Forefront UAG DirectAccess and Third-party host firewalls
Published: January 11, 2010
Updated: February 1, 2010
Applies To: Unified Access Gateway
Because Forefront UAG DirectAccess relies on IPsec, AuthIP, and Windows Firewall connection security rules, it is recommended that you do not disable the Windows Firewall service when using a third-party host firewall. When Windows Firewall is enabled, DirectAccess clients can use the built-in IPsec functionality and Windows Firewall connection security rules to protect DirectAccess connections and traffic.
Your third-party firewall should be certified by the Microsoft Driver Logo Program for seamless Forefront UAG DirectAccess functionality. For a list of logo requirements and certified third-party host firewalls, see Windows Quality Online Services (http://go.microsoft.com/fwlink/?LinkId=169342).
Check with your host firewall vendor to see if it supports one of the following options for seamless Forefront UAG DirectAccess functionality:
Uses Windows Firewall functionality; for example, Microsoft Forefront Client Security.
Uses Windows Firewall categories and does not replace Windows Firewall connection security (IPsec).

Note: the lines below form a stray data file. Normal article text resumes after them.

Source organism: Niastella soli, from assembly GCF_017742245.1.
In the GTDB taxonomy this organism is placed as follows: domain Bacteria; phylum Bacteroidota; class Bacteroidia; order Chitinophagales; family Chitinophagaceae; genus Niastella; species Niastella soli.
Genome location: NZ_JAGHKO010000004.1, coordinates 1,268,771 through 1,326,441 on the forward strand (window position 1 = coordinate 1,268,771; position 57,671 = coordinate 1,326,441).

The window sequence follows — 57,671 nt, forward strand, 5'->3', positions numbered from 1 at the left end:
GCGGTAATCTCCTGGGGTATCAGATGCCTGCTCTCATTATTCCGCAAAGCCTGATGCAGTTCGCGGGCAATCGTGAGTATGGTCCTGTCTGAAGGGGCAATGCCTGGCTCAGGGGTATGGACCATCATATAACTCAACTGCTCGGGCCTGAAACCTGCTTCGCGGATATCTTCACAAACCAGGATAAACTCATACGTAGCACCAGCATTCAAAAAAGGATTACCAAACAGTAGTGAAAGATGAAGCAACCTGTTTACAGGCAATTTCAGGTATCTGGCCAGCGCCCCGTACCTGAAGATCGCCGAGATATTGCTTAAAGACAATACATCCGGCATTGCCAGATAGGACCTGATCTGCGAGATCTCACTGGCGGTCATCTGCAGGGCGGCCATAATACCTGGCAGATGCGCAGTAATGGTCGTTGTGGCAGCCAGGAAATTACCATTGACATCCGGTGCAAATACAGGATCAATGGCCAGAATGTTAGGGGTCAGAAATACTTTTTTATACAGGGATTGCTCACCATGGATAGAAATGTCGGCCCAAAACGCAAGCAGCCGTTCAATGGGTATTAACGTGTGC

Windows Firewall categories allow third-party host firewalls in Windows 7 to selectively replace specific elements of Windows Firewall functionality while retaining others. Categories make it possible for third-party host firewalls to operate side-by-side with Windows Firewall.
To determine if Windows Firewall is providing connection security when a third-party host firewall is installed, type netsh advfirewall monitor show firewall at a Command Prompt. In Global Settings, in the Categories section, Windows Firewall should be listed for the ConSecRuleRuleCategory category.
Third-party host firewalls should also support edge traversal to allow intranet servers and computers to initiate connections to DirectAccess clients for remote management. Check the documentation for your third-party host firewall to determine if edge traversal is supported and how to enable it. If supported, the documentation for your third-party firewall will typically refer to this setting as NAT traversal, enabling Teredo, or IPv6 transition technologies.
For more information about Windows Firewall categories, see INetFwProduct Interface (http://go.microsoft.com/fwlink/?LinkId=169343).
For more information about third-party firewall requirements for Teredo, see Teredo co-existence with third-party firewalls (http://go.microsoft.com/fwlink/?LinkId=169344).